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Sanibel Lighthouse

Neighborhood Spotlight: Sanibel Island

While Sanibel and Captiva islands are linked by San-Cap Road, each island has a personality all its own. Repeat visitors and longtime residents are happy to share their favorite Sanibel gems, while first-time visitors will never tire of discovering new areas to dine, explore and unwind.

Sanibel Island Lighthouse Park from a drone

Only 12 miles long and 3 miles wide, Sanibel Island is known far and wide as the “Seashell Capital of the World” — and for good reason! As many as 400 different types of seashells wash up on its shores every day.

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Venture to Bowman’s Beach, Blind Pass Beach Park or Gulfside City Park to enjoy our shell-strewn sands. Low tide in the morning is your best bet for collecting the widest variety of pristine pastel-colored shells. Look around, and you’ll see lots of people doing the “Sanibel Stoop” when they bend down to hunt for seashells. Recovery efforts are still underway from the effects of Hurricane Ian, so not all facilities or amenities may be available at this time. We recommend wearing beach shoes and paying close attention to posted signs.

When you’re not on the beach, there are many other ways to experience Sanibel’s natural beauty. The Bailey Homestead Preserve is part of the Sanibel-Captiva Conservation Foundation, with 9 acres of native landscapes and a garden center open to the public, and another 19 acres dedicated to supporting wildlife. Spend time outdoors cycling or walking along miles of multi-use paths throughout the island, spot wildlife at the beloved J.N. “Ding” Darling National Wildlife Refuge, or explore the mangrove forest along Tarpon Bay through a guided kayak tour.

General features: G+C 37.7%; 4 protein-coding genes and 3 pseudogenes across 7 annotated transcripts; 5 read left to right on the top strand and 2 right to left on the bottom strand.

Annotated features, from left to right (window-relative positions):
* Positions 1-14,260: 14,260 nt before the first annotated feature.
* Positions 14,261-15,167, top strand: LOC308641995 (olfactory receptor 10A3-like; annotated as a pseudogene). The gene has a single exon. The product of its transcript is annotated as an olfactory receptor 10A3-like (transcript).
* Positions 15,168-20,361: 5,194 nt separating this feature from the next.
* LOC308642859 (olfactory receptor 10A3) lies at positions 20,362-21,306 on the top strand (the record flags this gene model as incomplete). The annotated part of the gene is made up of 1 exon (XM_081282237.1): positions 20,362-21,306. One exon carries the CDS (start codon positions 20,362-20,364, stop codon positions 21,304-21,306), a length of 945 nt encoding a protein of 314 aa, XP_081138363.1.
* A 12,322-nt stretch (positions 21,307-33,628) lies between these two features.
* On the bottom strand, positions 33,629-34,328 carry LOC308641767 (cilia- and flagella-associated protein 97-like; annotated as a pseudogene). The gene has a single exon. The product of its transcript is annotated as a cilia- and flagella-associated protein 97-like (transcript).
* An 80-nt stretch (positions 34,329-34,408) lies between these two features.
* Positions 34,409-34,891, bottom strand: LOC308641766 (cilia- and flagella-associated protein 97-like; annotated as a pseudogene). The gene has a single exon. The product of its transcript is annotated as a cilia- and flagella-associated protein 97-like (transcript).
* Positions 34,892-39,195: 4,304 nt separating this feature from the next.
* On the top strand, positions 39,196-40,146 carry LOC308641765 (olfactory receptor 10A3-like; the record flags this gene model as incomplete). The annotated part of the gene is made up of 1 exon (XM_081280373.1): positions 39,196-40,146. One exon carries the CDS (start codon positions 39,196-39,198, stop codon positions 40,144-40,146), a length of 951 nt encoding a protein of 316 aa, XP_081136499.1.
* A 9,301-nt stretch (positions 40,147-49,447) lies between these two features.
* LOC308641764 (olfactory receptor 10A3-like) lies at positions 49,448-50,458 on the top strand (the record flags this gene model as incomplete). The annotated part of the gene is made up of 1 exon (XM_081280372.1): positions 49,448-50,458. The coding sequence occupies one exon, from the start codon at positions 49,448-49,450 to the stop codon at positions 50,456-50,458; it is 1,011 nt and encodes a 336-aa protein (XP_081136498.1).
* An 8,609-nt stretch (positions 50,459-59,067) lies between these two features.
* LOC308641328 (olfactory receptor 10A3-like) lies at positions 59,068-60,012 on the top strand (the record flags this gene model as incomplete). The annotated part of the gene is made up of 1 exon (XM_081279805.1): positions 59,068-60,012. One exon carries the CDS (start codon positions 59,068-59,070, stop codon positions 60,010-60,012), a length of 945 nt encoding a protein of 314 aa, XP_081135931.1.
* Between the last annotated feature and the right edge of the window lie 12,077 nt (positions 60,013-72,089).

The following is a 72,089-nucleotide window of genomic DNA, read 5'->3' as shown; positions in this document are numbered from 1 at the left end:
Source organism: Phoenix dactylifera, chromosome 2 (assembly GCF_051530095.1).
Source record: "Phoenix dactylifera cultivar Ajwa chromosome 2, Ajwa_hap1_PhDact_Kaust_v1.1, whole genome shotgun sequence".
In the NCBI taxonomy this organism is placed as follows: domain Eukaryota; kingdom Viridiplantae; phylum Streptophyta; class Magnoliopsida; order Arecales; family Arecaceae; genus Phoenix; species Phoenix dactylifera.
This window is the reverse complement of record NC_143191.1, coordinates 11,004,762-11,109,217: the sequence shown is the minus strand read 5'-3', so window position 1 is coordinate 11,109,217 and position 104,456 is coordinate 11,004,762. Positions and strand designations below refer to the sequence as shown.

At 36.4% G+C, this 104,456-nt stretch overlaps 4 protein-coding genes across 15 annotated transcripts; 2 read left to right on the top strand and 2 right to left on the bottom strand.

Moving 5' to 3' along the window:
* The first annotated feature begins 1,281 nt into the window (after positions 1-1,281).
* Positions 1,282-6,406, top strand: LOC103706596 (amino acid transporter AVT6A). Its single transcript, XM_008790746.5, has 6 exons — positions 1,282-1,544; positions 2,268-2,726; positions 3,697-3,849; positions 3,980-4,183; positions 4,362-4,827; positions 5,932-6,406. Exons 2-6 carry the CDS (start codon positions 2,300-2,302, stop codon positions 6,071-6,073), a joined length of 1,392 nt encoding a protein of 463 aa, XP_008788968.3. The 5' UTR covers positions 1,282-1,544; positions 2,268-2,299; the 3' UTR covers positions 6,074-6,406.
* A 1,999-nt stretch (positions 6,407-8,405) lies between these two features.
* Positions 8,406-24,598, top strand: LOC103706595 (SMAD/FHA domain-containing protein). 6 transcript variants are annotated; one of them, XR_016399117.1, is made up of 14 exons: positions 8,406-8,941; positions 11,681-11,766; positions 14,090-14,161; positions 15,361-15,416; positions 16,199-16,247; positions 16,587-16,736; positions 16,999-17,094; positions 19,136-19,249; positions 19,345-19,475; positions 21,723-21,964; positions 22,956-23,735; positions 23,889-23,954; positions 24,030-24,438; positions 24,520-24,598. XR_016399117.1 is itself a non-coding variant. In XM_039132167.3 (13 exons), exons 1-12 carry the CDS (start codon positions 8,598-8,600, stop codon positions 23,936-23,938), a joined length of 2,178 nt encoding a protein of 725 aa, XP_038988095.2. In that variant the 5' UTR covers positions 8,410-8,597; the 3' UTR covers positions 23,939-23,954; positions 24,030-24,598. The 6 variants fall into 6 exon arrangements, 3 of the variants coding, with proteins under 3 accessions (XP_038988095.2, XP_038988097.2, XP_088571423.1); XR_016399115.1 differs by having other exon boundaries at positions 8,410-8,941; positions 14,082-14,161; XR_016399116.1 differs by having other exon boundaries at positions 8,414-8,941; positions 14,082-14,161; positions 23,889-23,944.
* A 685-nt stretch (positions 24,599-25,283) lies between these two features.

Birds White Pelicans JN Ding Darling Wildlife Refuge

The official Sanibel Heritage Trail shares insights into significant sites like the Sanibel Lighthouse, which was relit in a triumphant ceremony months after enduring damage from Hurricane Ian. Standing 98 feet over the Gulf, this local landmark is once again shining bright on the southern end of Sanibel’s shores. Rent a bicycle from a local shop, and you’ll be able to easily explore points of interest along 25-plus miles of paved paths.

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As you ride or walk along Periwinkle Way, you’ll pass by cafés, boutique shops and art galleries. Explore and work up an appetite in the fresh air, as there’s always somewhere delicious to stop for a meal. Grab coffee and scrambled eggs at Jerry’s Cafe, get a slice at Island Pizza or cool off with a frozen custard at The Shack of Sanibel. Sunset is the perfect time to sit down for coastal cuisine at Traders or eclectic fine dining at Cielo. Expect a warm welcome on Sanibel Island where the locals are happy to have you back, and you’re bound to have a memorable time.